Jewish Museum in Berlin, Germany

The Jewish Museum of Berlin opened in 2001. Its exhibitions and permanent collection reflect on Jewish history and culture in Germany from the Middle Ages to the present.

Jewish Museum Berlin photo

The first picture I saw of the Charlottesville march and mayhem fought over the fate of a 93-year-old statue of Confederate Gen. Robert E. Lee was almost three weeks ago. It was part of a full-page spread in the London Telegraph. I picked up a copy at Heathrow Airport on Sunday, Aug. 13, on our way home from a fascinating eight days in Berlin.

I instantly remembered one of the first columns I wrote for the Waco Trib last fall, telling the story of my teenage experience as a missionary kid in Nigeria, talking with a Nigerian friend about the full-page pictures in Nigerian papers of water hoses and dogs turned on civil rights demonstrators in Birmingham. His question to me: “How can you missionaries be here when this is happening back in your country?”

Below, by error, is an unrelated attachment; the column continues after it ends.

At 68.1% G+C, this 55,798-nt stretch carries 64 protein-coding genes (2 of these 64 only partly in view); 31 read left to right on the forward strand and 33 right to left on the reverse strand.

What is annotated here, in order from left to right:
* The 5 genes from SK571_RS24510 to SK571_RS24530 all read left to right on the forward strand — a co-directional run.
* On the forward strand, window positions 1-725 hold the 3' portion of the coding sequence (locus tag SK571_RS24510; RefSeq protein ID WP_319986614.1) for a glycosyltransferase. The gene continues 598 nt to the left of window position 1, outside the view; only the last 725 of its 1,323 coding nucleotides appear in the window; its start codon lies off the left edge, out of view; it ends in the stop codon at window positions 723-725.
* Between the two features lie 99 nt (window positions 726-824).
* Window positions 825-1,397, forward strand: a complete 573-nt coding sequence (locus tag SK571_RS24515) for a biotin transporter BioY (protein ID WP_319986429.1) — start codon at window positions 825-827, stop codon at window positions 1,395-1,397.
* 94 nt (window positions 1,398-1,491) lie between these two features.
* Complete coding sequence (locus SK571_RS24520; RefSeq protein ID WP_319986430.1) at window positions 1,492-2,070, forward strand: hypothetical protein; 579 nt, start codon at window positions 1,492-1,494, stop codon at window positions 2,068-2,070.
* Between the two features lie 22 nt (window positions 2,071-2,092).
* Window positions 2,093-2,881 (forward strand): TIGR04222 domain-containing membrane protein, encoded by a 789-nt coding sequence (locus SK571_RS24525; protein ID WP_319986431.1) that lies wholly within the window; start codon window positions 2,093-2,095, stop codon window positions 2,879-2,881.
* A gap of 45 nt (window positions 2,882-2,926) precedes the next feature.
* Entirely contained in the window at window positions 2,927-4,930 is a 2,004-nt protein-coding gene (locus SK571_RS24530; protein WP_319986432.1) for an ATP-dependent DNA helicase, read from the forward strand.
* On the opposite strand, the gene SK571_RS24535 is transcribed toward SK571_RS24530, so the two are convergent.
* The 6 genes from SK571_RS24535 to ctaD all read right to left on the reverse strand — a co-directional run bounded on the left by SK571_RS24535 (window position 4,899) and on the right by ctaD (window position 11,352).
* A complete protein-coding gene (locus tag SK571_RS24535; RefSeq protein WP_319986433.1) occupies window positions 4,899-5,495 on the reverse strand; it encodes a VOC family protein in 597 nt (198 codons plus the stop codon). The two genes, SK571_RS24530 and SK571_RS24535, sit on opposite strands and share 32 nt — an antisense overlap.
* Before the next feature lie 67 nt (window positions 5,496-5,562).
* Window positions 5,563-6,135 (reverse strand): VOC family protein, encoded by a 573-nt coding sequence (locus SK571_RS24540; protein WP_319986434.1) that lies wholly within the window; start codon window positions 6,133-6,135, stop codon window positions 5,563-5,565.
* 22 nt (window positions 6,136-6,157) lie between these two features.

Here I was again, coming back to America, asking the same question about how America can profess to lead the world when these kinds of things are happening in our own back yards.

Perhaps we can learn some things from the Germans, a people who in the last 80 years have dealt with both the rise and fall of a fascist movement and then a divided country.

The Jewish Museum in Berlin traces the history of Jews in Germany from the “Dark Ages” till modern times. It also recounts recurring periods of religious and political oppression of the Jews and their slow yet steady drive to attain rights as full and equal citizens.

The great irony in that history is that the first German constitution to give them full and equal rights was that of the Weimar Republic, right after World War I. You know what happened. In the period of depression, resentment and vulnerability that followed, they became targets once again — this time of a systematic and demonic attempt to rid them from German society.

Is there a parallel? Not long after African Americans and other minorities in America finally gained full legal and civil rights on paper, we too began moving into a period of both great uncertainty about identity in an increasingly diverse world as well as deep feelings of vulnerability in a global economy. Rather than blaming the “principalities and powers,” as the Apostle Paul might say, it’s much easier to turn “others” into scapegoats.